Syrian lives matter

by | Sep 25, 2015 | Opinion

Mahnoor Yawar
News Editor

This summer, the image of a Syrian child washed up on the Turkish shores galvanized the world into sitting up and taking notice of a global crisis. Young Aylan Kurdi became a symbol for our compassion in his tragedy, shaking many out of their desensitization to the news.

To a certain extent, these pictures get the kind of airtime they do for a particular reason. They prick the conscience of an audience that sees the subjects as “other”, the kind that would feel grateful not to be in their place.

Be it Kim Phuc fleeing a napalm attack during the Vietnam war, the Sudanese child starving as a vulture stalks nearby, or NatGeo’s famed Afghan Girl playing poster girl for the refugee crisis, these images are remembered long past their relevance to the news cycle.

These children, however, amount to not much more than their value as symbols. Their misery is captured to explain a situation, but their lives matter little in the larger scheme of news. After all, theirs is not the narrative that sells.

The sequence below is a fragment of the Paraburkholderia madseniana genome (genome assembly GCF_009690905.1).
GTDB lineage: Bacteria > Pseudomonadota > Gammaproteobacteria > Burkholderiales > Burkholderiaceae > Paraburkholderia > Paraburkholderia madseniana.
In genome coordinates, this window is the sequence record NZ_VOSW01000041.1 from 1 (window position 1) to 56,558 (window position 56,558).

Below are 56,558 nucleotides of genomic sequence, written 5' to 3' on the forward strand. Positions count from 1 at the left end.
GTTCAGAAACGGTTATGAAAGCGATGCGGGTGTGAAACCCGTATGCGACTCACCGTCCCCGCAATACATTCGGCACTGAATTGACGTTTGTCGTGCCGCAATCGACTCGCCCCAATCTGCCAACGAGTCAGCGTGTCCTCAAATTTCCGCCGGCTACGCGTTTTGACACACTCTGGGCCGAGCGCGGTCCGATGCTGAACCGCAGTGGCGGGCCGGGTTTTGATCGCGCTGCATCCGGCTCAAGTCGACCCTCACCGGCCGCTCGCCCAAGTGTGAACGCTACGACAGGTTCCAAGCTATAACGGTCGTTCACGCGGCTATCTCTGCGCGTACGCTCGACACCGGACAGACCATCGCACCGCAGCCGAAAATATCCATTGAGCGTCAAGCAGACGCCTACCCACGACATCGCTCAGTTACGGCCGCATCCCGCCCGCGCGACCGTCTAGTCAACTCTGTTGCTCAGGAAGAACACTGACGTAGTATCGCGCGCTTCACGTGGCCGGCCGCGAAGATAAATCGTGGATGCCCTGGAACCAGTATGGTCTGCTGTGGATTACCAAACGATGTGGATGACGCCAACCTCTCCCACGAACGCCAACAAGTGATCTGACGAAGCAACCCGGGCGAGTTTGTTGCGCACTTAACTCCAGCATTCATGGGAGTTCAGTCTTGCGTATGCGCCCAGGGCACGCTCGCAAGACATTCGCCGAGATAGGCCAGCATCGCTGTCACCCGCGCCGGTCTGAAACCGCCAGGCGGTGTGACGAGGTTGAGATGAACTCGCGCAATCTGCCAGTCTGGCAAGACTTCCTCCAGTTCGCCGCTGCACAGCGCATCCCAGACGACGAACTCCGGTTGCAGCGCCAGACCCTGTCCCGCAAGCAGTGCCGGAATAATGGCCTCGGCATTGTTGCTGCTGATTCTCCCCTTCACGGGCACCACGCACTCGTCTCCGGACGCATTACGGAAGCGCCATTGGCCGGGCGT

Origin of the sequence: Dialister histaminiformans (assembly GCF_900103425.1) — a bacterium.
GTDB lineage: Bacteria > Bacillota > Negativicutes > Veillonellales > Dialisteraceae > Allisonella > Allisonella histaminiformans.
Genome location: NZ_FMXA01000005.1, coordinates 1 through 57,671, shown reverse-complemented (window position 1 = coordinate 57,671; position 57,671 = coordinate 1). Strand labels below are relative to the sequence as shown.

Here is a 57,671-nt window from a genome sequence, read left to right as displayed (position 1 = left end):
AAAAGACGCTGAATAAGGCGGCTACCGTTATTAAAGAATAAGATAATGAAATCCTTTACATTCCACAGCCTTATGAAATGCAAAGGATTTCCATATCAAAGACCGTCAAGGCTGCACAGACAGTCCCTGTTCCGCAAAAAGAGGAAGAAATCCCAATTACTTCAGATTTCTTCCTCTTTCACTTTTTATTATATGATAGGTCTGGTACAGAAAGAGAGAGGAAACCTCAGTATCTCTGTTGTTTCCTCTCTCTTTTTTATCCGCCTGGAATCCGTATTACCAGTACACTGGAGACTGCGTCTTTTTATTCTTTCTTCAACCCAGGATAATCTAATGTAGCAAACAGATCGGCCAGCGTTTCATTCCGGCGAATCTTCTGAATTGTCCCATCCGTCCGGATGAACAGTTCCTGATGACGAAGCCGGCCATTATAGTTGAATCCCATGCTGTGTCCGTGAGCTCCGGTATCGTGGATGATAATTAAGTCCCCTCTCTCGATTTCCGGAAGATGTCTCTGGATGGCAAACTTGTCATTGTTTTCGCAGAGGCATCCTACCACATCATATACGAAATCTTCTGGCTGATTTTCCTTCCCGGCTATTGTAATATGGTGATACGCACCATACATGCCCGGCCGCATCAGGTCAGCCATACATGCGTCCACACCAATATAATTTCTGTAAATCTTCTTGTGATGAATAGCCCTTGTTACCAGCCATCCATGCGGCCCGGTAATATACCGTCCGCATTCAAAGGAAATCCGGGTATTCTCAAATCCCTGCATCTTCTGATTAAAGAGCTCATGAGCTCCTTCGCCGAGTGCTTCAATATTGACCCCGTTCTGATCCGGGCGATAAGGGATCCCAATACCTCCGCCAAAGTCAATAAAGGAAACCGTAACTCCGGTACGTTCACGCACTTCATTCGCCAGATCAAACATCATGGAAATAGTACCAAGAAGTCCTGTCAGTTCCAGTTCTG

The one that sells is the one that panders to the 81% of all Canadians who consider a niqab ban necessary to the fabric of their country.

It appeals to the people who hear news of a construction crane accident in Mecca on the 14th anniversary of 9/11 and call it divine retribution.

It appeals to those who can’t understand why ‘Black Lives Matter’.

We can deny it all we want, but in the very celebration of minority representation on television and the historical recognition they are eventually rewarded lies the truth that this media diet caters to a very specific demographic.

Consider for a second the rate of mass shootings in the United States. Consider now whether anyone even considered using the awful images of, say, the victims of Sandy Hook to illustrate the importance of gun control. Of course not. That would be terrible.

Why not extend the same courtesy and dignity to the children of other cultures?

Which is not to say that the very existence of images like that of Kurdi is problematic. On the contrary, these iconic images have historically proven to create social change like no other.

But perhaps it would be prudent to be critical, to question ourselves in what the Western media cycle considers mainstream and what is thus out of the ordinary.